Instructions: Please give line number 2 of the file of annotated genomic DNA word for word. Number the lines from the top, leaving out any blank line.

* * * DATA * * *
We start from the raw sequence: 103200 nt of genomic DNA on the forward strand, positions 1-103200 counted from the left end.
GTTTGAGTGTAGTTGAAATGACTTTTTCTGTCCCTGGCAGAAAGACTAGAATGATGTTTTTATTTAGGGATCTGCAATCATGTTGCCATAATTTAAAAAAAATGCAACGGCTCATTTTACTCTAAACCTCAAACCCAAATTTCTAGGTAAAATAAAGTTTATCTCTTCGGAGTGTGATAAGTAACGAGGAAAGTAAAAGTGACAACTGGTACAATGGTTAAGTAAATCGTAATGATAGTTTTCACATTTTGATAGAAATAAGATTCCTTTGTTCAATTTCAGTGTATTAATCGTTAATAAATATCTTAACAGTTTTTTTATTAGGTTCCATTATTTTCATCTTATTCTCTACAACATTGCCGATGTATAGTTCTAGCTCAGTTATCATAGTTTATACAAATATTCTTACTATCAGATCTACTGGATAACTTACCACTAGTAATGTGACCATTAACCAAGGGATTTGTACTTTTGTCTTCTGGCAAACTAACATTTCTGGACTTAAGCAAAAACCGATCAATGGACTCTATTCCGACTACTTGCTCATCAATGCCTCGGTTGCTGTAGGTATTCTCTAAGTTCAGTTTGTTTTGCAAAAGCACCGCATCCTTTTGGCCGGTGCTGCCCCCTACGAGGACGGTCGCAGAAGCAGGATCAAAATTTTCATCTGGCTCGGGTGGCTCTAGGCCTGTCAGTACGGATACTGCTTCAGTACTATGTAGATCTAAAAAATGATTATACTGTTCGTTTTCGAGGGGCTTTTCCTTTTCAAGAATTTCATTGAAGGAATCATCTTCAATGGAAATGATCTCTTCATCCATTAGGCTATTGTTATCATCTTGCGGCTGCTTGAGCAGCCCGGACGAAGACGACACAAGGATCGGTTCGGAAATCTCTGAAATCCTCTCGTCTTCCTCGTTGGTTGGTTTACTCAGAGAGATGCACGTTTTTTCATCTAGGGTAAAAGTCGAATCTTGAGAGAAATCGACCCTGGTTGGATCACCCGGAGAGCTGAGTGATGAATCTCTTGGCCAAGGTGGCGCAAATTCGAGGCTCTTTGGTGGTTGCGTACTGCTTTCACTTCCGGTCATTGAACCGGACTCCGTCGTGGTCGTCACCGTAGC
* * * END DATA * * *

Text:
GTTTGAGTGTAGTTGAAATGACTTTTTCTGTCCCTGGCAGAAAGACTAGAATGATGTTTTTATTTAGGGATCTGCAATCATGTTGCCATAATTTAAAAAAAATGCAACGGCTCATTTTACTCTAAACCTCAAACCCAAATTTCTAGGTAAAATAAAGTTTATCTCTTCGGAGTGTGATAAGTAACGAGGAAAGTAAAAGTGACAACTGGTACAATGGTTAAGTAAATCGTAATGATAGTTTTCACATTTTGATAGAAATAAGATTCCTTTGTTCAATTTCAGTGTATTAATCGTTAATAAATATCTTAACAGTTTTTTTATTAGGTTCCATTATTTTCATCTTATTCTCTACAACATTGCCGATGTATAGTTCTAGCTCAGTTATCATAGTTTATACAAATATTCTTACTATCAGATCTACTGGATAACTTACCACTAGTAATGTGACCATTAACCAAGGGATTTGTACTTTTGTCTTCTGGCAAACTAACATTTCTGGACTTAAGCAAAAACCGATCAATGGACTCTATTCCGACTACTTGCTCATCAATGCCTCGGTTGCTGTAGGTATTCTCTAAGTTCAGTTTGTTTTGCAAAAGCACCGCATCCTTTTGGCCGGTGCTGCCCCCTACGAGGACGGTCGCAGAAGCAGGATCAAAATTTTCATCTGGCTCGGGTGGCTCTAGGCCTGTCAGTACGGATACTGCTTCAGTACTATGTAGATCTAAAAAATGATTATACTGTTCGTTTTCGAGGGGCTTTTCCTTTTCAAGAATTTCATTGAAGGAATCATCTTCAATGGAAATGATCTCTTCATCCATTAGGCTATTGTTATCATCTTGCGGCTGCTTGAGCAGCCCGGACGAAGACGACACAAGGATCGGTTCGGAAATCTCTGAAATCCTCTCGTCTTCCTCGTTGGTTGGTTTACTCAGAGAGATGCACGTTTTTTCATCTAGGGTAAAAGTCGAATCTTGAGAGAAATCGACCCTGGTTGGATCACCCGGAGAGCTGAGTGATGAATCTCTTGGCCAAGGTGGCGCAAATTCGAGGCTCTTTGGTGGTTGCGTACTGCTTTCACTTCCGGTCATTGAACCGGACTCCGTCGTGGTCGTCACCGTAGC